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Krugman: The unwisdom of elites

Written By: - Date published: 12:32 pm, May 15th, 2011 - 19 comments
Categories: capitalism, class war, International, tax - Tags: , ,

Paul Krugman tells it like it is:

The Unwisdom of Elites

The past three years have been a disaster for most Western economies. The United States has mass long-term unemployment for the first time since the 1930s. Meanwhile, Europe’s single currency is coming apart at the seams. How did it all go so wrong?

Well, what I’ve been hearing with growing frequency from members of the policy elite — self-appointed wise men, officials, and pundits in good standing — is the claim that it’s mostly the public’s fault. The idea is that we got into this mess because voters wanted something for nothing, and weak-minded politicians catered to the electorate’s foolishness.

In NZ this is the nonsense we hear all the time about the policies of the last Labour government. Working for Families. Interest free student loans. You know, policies that help ordinary people instead of just the top 5%. National and their media enablers like to call these “election bribes”, while studiously avoiding the biggest election bribe of them all, National’s unaffordable tax cuts.

So this seems like a good time to point out that this blame-the-public view isn’t just self-serving, it’s dead wrong.

The fact is that what we’re experiencing right now is a top-down disaster. The policies that got us into this mess weren’t responses to public demand. They were, with few exceptions, policies championed by small groups of influential people — in many cases, the same people now lecturing the rest of us on the need to get serious. And by trying to shift the blame to the general populace, elites are ducking some much-needed reflection on their own catastrophic mistakes.

Let me focus mainly on what happened in the United States, then say a few words about Europe.

These days Americans get constant lectures about the need to reduce the budget deficit. That focus in itself represents distorted priorities, since our immediate concern should be job creation. But suppose we restrict ourselves to talking about the deficit, and ask: What happened to the budget surplus the federal government had in 2000?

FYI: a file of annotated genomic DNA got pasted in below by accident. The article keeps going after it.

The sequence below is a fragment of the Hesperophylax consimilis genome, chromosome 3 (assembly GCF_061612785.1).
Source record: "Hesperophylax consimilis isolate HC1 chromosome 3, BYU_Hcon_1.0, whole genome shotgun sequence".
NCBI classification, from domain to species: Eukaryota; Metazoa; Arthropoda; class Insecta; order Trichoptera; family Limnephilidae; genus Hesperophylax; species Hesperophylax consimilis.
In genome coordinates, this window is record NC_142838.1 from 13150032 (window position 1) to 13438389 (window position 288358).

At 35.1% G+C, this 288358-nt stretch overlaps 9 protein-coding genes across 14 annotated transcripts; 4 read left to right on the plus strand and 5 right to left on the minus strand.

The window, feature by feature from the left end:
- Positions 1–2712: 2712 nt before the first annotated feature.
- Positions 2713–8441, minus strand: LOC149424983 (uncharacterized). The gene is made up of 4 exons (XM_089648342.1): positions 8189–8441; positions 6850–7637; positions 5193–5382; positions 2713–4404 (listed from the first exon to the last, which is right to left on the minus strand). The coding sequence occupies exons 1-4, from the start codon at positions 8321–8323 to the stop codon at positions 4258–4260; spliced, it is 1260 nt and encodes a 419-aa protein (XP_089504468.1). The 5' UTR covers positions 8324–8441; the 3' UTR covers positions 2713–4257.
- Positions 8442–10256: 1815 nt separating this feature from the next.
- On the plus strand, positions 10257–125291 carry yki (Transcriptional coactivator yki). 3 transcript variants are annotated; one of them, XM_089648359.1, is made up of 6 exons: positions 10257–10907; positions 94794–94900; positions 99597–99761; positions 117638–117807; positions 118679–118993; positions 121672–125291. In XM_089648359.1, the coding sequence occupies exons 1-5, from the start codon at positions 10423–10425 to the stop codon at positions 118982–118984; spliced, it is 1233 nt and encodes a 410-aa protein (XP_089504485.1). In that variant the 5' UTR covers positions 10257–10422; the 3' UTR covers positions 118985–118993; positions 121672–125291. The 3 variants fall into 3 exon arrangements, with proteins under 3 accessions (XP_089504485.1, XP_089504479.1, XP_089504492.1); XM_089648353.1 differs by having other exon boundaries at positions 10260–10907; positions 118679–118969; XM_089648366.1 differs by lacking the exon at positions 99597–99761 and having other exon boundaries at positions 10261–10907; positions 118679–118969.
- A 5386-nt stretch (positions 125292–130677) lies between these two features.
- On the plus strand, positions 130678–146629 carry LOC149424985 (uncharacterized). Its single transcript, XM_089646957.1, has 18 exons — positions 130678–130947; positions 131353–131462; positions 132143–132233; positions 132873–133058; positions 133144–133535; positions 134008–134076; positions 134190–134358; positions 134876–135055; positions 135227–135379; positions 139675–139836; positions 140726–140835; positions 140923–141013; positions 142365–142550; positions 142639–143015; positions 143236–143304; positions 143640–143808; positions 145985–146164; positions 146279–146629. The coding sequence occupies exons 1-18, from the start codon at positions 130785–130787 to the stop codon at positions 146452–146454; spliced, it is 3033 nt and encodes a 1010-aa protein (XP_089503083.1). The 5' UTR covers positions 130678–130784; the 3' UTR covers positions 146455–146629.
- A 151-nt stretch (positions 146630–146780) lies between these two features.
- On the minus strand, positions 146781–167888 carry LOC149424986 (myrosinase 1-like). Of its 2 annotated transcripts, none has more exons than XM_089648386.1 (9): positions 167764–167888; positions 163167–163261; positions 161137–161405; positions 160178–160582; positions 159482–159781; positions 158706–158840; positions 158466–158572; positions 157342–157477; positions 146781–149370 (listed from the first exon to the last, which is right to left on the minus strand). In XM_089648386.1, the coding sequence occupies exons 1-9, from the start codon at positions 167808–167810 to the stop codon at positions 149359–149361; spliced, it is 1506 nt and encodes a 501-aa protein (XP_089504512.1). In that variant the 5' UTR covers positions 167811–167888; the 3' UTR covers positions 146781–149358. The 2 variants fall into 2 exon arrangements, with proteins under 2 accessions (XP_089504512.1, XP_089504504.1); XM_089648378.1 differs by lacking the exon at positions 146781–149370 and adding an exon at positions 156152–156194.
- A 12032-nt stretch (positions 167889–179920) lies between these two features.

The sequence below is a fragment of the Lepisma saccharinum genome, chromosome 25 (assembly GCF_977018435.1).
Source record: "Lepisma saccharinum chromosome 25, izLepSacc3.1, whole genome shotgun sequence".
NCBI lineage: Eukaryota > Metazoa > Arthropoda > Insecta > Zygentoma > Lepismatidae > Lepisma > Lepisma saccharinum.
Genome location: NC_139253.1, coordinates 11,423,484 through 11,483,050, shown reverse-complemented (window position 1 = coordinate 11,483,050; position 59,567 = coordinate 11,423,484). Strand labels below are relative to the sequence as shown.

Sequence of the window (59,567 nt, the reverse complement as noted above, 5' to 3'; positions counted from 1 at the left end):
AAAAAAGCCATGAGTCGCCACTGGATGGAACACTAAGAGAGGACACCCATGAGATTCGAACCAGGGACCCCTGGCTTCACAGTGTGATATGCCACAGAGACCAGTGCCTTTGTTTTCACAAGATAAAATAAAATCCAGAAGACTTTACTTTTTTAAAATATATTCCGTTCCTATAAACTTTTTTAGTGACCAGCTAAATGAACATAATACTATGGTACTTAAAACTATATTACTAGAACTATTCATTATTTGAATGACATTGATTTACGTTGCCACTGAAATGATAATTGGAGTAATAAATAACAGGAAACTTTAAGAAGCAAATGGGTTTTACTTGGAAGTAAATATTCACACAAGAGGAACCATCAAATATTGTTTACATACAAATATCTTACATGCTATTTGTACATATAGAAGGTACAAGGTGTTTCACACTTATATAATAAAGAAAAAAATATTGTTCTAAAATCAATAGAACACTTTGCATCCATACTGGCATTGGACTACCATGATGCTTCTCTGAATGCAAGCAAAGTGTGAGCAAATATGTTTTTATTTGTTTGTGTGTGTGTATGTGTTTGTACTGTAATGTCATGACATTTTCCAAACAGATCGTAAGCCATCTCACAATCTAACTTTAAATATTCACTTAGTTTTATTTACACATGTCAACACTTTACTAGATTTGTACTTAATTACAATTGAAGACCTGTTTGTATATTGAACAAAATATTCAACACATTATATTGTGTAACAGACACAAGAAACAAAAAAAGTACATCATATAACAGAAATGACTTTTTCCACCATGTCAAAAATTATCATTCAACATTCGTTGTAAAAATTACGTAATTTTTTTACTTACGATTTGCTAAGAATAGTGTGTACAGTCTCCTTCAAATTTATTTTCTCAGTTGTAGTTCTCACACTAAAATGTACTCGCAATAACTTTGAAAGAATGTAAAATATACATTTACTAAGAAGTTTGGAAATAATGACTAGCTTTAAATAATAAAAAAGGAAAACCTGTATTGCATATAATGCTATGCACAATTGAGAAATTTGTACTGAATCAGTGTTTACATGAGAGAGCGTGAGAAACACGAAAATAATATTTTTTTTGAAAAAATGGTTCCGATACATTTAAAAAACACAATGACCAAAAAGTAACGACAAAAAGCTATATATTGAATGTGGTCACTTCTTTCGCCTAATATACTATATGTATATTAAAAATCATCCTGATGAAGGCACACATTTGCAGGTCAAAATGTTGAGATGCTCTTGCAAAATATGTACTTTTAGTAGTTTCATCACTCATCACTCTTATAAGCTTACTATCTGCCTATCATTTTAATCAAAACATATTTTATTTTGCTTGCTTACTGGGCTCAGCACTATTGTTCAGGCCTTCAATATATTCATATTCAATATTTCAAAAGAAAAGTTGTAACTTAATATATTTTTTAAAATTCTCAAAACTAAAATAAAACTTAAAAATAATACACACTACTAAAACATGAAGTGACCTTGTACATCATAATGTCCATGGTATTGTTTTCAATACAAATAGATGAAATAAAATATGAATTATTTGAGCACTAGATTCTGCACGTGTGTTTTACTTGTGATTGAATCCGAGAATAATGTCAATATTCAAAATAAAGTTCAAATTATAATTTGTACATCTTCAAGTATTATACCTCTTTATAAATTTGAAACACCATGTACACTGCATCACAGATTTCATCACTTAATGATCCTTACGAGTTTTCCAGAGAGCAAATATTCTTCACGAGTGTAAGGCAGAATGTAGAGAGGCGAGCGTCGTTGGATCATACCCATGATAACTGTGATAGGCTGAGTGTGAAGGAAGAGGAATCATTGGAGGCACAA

The answer is, three main things. First, there were the Bush tax cuts, which added roughly $2 trillion to the national debt over the last decade. Second, there were the wars in Iraq and Afghanistan, which added an additional $1.1 trillion or so. And third was the Great Recession, which led both to a collapse in revenue and to a sharp rise in spending on unemployment insurance and other safety-net programs.

We don’t have big expensive wars to pay for, but we’re in line with the unaffordable tax cuts and the damage from the recession.

So who was responsible for these budget busters? It wasn’t the man in the street.

President George W. Bush cut taxes in the service of his party’s ideology, not in response to a groundswell of popular demand — and the bulk of the cuts went to a small, affluent minority.

Well gosh, what a surprise. Every time a right wing government gets in the rich get richer and the poor get screwed.

Skipping over stuff about America’s wars, and role in the financial crisis, which are less relevant to NZ, we get to:

Needless to say, that’s not what you hear from European policy makers. The official story in Europe these days is that governments of troubled nations catered too much to the masses, promising too much to voters while collecting too little in taxes. And that is, to be fair, a reasonably accurate story for Greece. But it’s not at all what happened in Ireland and Spain, both of which had low debt and budget surpluses on the eve of the crisis.

New Zealand being in line with Ireland and Spain in those respects. Krugman ties the fate of Ireland and Spain to the euro zone, another “elite vision imposed on highly reluctant voters”. That’s not relevant to NZ of course, we were just collateral damage of the crisis, petrol price rises, and tax cuts that we couldn’t pay for.

Does any of this matter? Why should we be concerned about the effort to shift the blame for bad policies onto the general public?

One answer is simple accountability. People who advocated budget-busting policies during the Bush years shouldn’t be allowed to pass themselves off as deficit hawks; people who praised Ireland as a role model shouldn’t be giving lectures on responsible government.

Can anyone think of a prominent New Zealand politician who “praised Ireland as a role model”? Anyone? You at the back?

But the larger answer, I’d argue, is that by making up stories about our current predicament that absolve the people who put us here there, we cut off any chance to learn from the crisis. We need to place the blame where it belongs, to chasten our policy elites. Otherwise, they’ll do even more damage in the years ahead.